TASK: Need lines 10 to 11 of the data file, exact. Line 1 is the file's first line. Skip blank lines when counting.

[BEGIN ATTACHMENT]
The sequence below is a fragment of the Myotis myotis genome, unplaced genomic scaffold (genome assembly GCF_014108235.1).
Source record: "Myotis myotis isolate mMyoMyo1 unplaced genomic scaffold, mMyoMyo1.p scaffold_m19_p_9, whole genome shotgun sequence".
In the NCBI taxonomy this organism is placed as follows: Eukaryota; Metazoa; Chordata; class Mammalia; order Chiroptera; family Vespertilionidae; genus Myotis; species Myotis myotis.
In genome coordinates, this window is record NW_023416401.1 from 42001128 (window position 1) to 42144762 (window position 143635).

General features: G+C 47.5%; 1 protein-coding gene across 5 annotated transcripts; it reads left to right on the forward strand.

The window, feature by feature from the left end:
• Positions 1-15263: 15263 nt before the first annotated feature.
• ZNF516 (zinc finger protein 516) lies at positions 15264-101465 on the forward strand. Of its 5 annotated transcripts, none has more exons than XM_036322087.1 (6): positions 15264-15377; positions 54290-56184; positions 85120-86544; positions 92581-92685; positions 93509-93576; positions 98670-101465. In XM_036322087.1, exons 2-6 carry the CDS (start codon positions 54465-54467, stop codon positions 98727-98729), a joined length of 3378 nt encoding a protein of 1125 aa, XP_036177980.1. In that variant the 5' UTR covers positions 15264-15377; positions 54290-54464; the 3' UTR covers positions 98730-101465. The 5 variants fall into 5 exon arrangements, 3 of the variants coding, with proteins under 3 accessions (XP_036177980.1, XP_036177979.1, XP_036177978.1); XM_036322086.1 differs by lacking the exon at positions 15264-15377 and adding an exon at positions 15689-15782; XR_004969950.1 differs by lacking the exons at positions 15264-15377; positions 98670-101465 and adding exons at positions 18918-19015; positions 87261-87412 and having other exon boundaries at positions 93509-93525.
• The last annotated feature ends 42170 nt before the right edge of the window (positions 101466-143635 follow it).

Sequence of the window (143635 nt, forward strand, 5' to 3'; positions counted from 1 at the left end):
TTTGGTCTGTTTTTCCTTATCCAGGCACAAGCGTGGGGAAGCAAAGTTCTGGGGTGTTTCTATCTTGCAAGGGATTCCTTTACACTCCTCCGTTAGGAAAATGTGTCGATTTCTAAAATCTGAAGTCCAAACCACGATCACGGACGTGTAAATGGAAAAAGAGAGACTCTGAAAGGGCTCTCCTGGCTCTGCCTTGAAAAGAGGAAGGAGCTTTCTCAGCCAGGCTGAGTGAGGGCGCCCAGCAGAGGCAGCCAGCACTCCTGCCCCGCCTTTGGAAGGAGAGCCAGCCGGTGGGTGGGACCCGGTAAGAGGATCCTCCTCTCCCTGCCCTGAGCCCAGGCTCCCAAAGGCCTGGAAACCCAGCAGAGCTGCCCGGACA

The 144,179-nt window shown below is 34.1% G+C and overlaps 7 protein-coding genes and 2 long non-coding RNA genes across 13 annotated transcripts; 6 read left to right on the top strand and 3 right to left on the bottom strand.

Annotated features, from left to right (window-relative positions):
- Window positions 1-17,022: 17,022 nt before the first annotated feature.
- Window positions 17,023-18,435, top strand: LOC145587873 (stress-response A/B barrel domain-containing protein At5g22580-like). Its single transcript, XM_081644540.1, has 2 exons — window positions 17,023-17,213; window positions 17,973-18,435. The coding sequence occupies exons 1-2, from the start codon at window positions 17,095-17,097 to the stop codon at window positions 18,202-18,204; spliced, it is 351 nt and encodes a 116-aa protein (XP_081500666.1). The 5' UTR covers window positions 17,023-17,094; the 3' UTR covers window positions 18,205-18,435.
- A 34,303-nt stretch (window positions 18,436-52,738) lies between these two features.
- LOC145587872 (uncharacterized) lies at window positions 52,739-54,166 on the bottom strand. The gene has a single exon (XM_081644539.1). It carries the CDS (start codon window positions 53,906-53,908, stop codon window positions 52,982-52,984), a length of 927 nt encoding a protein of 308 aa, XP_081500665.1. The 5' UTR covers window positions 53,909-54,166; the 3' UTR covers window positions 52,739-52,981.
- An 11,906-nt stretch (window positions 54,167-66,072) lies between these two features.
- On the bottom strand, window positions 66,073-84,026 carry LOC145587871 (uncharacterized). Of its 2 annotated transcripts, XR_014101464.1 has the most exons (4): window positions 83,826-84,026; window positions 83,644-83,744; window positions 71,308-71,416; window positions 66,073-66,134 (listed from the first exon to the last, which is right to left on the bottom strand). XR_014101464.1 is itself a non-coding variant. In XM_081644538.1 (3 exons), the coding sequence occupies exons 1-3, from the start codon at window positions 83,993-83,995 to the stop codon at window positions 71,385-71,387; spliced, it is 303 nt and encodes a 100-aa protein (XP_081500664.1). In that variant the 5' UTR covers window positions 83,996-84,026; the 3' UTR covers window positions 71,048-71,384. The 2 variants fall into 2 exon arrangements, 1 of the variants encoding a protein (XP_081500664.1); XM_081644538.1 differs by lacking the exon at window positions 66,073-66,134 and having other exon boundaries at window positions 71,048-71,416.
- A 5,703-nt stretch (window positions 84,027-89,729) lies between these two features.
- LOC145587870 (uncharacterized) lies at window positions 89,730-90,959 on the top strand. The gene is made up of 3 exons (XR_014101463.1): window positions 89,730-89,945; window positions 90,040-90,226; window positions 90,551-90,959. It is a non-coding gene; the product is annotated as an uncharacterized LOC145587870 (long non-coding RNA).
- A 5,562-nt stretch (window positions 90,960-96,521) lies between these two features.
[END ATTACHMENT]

Sequence of the window (143635 nt, forward strand, 5' to 3'; positions counted from 1 at the left end):
TTTGGTCTGTTTTTCCTTATCCAGGCACAAGCGTGGGGAAGCAAAGTTCTGGGGTGTTTCTATCTTGCAAGGGATTCCTTTACACTCCTCCGTTAGGAAAATGTGTCGATTTCTAAAATCTGAAGTCCAAACCACGATCACGGACGTGTAAATGGAAAAAGAGAGACTCTGAAAGGGCTCTCCTGGCTCTGCCTTGAAAAGAGGAAGGAGCTTTCTCAGCCAGGCTGAGTGAGGGCGCCCAGCAGAGGCAGCCAGCACTCCTGCCCCGCCTTTGGAAGGAGAGCCAGCCGGTGGGTGGGACCCGGTAAGAGGATCCTCCTCTCCCTGCCCTGAGCCCAGGCTCCCAAAGGCCTGGAAACCCAGCAGAGCTGCCCGGACA